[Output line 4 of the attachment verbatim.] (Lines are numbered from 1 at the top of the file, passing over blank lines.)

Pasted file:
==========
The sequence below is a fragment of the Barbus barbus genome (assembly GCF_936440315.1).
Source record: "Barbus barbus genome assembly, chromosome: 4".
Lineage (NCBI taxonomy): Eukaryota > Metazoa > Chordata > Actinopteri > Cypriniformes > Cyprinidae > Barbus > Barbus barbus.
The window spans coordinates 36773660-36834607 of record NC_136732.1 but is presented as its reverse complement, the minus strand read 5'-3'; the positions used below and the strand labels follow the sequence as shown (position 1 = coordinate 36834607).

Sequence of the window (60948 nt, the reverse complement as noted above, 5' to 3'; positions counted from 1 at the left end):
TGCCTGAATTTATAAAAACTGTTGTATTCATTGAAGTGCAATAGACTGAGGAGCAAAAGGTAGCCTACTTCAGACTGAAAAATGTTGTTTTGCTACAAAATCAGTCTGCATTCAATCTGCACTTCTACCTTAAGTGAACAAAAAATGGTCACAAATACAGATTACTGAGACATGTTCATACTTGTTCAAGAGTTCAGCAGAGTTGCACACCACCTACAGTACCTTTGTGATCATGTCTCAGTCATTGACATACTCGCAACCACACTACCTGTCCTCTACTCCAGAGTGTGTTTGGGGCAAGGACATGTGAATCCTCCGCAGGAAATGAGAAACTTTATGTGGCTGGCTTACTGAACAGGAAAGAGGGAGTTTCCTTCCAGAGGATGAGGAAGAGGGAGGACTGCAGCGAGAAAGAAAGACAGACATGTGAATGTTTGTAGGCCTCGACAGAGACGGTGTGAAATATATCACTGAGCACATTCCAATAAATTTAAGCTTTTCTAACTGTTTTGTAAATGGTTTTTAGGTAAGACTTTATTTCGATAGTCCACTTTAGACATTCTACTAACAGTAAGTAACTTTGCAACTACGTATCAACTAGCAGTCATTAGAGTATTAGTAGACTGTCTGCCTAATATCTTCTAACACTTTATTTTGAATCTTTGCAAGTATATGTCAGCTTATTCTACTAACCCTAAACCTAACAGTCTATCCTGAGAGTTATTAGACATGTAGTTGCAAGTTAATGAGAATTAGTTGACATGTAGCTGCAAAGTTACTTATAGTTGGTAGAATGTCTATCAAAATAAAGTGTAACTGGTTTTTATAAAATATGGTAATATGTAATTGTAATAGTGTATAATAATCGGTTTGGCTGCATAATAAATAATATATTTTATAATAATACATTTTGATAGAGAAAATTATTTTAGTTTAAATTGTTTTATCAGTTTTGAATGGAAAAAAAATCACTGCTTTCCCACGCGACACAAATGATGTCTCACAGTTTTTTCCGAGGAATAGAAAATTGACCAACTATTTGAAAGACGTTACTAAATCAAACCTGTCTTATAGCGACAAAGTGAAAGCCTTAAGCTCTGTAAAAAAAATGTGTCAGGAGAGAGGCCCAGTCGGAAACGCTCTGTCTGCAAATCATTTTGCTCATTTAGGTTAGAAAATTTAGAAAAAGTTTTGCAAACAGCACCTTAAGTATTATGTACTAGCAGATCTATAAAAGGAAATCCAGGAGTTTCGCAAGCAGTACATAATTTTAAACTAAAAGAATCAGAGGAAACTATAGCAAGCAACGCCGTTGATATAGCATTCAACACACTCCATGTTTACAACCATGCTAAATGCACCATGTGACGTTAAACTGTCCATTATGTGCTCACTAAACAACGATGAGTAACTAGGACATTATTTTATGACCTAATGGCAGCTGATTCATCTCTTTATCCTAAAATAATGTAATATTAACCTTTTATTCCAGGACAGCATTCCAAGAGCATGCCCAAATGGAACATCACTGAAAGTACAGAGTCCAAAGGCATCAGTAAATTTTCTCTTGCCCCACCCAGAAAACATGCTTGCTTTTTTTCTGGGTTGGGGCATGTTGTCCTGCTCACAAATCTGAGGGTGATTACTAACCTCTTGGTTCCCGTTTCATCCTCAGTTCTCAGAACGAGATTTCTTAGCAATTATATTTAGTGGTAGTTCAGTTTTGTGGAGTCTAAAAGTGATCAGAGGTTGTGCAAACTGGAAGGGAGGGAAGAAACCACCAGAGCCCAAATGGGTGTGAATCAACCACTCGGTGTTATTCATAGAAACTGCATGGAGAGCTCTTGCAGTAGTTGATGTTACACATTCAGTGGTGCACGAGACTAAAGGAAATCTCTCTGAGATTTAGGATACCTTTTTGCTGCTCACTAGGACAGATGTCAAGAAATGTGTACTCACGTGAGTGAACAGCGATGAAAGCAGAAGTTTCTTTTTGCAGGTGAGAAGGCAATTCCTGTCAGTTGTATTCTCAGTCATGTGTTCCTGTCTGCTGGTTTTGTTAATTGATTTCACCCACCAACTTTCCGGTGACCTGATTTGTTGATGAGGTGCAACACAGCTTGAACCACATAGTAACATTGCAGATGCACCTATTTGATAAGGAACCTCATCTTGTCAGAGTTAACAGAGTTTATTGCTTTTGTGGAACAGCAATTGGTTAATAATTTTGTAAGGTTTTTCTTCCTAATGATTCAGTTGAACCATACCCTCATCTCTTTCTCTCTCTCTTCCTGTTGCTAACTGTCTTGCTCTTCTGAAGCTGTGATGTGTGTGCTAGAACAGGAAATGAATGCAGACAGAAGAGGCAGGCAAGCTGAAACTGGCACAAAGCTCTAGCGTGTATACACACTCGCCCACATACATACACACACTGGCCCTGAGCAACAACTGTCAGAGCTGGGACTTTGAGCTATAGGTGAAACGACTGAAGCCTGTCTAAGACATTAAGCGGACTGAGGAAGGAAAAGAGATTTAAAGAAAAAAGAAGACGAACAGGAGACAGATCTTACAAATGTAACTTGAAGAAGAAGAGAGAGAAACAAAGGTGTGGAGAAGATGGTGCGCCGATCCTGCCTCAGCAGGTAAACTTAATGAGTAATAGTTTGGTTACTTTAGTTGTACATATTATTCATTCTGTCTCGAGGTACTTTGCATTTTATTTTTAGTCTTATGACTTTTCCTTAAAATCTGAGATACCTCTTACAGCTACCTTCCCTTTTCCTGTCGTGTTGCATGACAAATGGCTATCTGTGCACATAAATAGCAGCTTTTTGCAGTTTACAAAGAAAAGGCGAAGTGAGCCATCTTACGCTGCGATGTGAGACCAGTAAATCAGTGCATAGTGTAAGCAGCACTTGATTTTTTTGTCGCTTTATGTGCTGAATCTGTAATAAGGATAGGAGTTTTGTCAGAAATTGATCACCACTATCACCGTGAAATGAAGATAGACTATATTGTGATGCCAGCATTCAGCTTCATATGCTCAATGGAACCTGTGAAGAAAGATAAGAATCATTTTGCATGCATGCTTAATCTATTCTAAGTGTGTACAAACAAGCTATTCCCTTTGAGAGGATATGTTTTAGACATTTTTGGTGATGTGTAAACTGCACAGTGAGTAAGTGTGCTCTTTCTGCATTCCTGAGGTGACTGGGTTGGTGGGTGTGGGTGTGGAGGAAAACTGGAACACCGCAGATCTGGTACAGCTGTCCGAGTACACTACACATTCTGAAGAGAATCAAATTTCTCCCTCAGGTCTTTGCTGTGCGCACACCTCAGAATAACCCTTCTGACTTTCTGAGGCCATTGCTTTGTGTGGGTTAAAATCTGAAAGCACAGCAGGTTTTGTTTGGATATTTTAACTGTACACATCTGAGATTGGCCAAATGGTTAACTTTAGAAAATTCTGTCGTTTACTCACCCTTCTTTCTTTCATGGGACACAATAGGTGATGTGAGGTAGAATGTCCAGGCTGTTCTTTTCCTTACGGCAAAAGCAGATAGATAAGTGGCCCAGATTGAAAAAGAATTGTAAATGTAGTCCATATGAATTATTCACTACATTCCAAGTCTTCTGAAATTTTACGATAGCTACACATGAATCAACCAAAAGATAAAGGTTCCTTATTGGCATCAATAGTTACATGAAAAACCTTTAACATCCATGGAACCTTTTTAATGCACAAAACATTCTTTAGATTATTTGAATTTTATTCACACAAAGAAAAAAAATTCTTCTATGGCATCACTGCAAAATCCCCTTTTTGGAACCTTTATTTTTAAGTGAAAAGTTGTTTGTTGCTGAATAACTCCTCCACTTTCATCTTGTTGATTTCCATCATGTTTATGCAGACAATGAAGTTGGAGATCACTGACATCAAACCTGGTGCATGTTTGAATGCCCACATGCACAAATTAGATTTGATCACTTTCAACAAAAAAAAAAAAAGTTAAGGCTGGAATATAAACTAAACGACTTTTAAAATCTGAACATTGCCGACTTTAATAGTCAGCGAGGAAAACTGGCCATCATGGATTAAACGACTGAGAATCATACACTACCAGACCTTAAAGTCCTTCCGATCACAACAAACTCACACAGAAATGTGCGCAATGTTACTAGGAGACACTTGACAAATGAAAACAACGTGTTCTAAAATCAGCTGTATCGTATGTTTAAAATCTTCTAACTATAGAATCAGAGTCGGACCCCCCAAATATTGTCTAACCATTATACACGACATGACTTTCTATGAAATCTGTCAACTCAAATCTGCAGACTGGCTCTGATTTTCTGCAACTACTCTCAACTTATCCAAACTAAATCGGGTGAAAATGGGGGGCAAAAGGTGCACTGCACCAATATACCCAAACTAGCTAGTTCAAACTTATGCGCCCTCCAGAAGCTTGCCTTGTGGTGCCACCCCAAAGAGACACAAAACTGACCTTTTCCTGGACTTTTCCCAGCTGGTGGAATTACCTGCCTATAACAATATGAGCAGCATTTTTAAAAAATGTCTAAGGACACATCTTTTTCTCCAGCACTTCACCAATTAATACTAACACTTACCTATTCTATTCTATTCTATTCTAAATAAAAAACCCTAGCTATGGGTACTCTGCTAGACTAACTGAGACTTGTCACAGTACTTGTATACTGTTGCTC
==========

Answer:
The window spans coordinates 36773660-36834607 of record NC_136732.1 but is presented as its reverse complement, the minus strand read 5'-3'; the positions used below and the strand labels follow the sequence as shown (position 1 = coordinate 36834607).